In 1984, how are Julia's and Winston's views towards rebellion against the party alike, and how are they different?

Julia and Winston both believe that the tyranny of the Party needs to be brought to an end. They have a commitment to freedom and realize that so long as the Party is in charge, there will be no freedom. That said, there are differences in their respective outlooks. Winston's rebellion against the Party is personal and political, whereas for Julia, it's almost entirely personal. She's not interested in the theoretical side to rebellion.

Expert Answers

An illustration of the letter 'A' in a speech bubbles

For Winston Smith, the personal is very much the political. He makes no distinction between the two in rebelling against the Party. Deep within his soul, he still harbors a little spark of individuality, and he's determined to ensure that it lives on, even if only flickers in the face of constant repression. Winston has a passionate yearning to be free; and he knows that he can only be free if the Party's tyrannical rule is overthrown.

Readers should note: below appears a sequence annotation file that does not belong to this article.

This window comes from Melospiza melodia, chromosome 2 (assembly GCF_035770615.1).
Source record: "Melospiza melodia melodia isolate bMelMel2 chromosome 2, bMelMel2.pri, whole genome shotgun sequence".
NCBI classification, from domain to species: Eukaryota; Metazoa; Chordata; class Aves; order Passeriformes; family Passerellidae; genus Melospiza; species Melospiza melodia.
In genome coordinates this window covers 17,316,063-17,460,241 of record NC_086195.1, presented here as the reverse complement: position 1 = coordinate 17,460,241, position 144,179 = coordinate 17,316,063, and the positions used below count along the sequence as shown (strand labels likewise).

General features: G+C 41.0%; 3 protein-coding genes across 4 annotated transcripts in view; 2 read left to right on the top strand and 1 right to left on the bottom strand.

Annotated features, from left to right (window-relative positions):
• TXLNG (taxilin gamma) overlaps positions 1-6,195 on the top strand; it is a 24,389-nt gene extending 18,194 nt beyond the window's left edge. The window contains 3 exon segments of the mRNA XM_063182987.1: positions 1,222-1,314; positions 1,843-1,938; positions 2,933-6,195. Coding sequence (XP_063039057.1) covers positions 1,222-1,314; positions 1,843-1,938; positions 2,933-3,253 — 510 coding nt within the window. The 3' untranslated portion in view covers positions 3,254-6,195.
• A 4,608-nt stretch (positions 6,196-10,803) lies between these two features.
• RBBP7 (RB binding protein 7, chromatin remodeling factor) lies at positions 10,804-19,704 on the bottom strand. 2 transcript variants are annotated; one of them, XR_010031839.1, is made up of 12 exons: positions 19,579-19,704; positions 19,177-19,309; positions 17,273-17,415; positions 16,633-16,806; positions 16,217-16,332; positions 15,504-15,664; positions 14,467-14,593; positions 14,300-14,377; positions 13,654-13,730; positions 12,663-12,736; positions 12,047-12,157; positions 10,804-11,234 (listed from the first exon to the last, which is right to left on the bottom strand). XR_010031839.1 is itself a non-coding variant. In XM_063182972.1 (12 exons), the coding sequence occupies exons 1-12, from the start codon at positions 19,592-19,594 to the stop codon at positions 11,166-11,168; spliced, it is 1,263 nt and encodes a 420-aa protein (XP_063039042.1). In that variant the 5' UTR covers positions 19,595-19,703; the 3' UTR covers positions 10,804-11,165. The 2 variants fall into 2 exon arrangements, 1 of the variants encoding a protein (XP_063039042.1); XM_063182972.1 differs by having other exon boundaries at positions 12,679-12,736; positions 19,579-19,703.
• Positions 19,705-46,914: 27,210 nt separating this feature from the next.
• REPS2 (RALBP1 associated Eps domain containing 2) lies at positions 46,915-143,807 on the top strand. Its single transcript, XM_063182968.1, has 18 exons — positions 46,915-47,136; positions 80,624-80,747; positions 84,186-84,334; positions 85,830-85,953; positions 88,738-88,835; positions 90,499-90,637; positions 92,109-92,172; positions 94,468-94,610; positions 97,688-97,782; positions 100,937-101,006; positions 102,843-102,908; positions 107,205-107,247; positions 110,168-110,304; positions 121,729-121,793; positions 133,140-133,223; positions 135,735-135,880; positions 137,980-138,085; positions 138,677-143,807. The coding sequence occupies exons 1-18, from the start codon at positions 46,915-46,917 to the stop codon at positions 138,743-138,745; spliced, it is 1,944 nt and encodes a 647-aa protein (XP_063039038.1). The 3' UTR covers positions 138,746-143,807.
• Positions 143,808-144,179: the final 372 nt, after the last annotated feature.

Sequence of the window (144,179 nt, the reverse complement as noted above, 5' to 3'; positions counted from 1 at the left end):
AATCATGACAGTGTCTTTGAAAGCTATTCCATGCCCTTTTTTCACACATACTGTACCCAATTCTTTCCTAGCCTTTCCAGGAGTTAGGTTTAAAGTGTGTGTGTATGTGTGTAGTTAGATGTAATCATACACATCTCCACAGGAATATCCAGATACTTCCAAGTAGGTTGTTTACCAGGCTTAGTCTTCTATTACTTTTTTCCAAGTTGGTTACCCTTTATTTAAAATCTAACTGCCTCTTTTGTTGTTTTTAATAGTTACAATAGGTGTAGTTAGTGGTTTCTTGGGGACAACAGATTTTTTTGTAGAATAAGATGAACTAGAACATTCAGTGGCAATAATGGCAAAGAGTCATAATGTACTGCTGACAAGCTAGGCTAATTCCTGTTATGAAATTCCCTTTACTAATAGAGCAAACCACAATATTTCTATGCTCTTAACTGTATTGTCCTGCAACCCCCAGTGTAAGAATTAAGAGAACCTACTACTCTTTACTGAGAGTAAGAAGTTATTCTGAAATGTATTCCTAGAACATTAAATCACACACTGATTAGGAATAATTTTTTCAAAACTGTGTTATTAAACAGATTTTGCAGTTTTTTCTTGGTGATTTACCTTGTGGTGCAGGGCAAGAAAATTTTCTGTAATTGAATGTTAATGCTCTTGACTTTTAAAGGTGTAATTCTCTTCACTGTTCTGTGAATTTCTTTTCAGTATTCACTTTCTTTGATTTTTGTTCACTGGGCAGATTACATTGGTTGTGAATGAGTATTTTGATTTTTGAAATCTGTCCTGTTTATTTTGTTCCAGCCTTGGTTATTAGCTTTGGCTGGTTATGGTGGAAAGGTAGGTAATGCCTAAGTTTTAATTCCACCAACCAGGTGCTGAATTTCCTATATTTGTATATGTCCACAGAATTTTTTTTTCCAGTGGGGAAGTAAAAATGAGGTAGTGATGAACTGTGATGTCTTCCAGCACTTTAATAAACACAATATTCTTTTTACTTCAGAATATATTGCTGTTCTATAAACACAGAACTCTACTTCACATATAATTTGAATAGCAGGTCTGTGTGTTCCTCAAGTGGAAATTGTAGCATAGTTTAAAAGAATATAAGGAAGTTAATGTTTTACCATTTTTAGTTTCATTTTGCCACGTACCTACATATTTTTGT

So, he commits himself to rebellion. But not just for its own sake; he wants to establish a new system of government in place of the present one-party state. To this end, Winston is deeply impressed by the ideas of Emmanuel Goldberg, Public Enemy Number One in Oceania. He also reflects deeply on the role of the Proles, whom he believes to be the only truly revolutionary class left in society.

Julia also has a commitment to rebelling against the Party. Like Winston, she's acutely aware of the great evil represented by the Party and all it stands for. But for...

(The entire section contains 3 answers and 895 words.)

Unlock This Answer Now

Start your 48-hour free trial to unlock this answer and thousands more. Enjoy eNotes ad-free and cancel anytime.

Start your 48-Hour Free Trial
Last Updated by eNotes Editorial on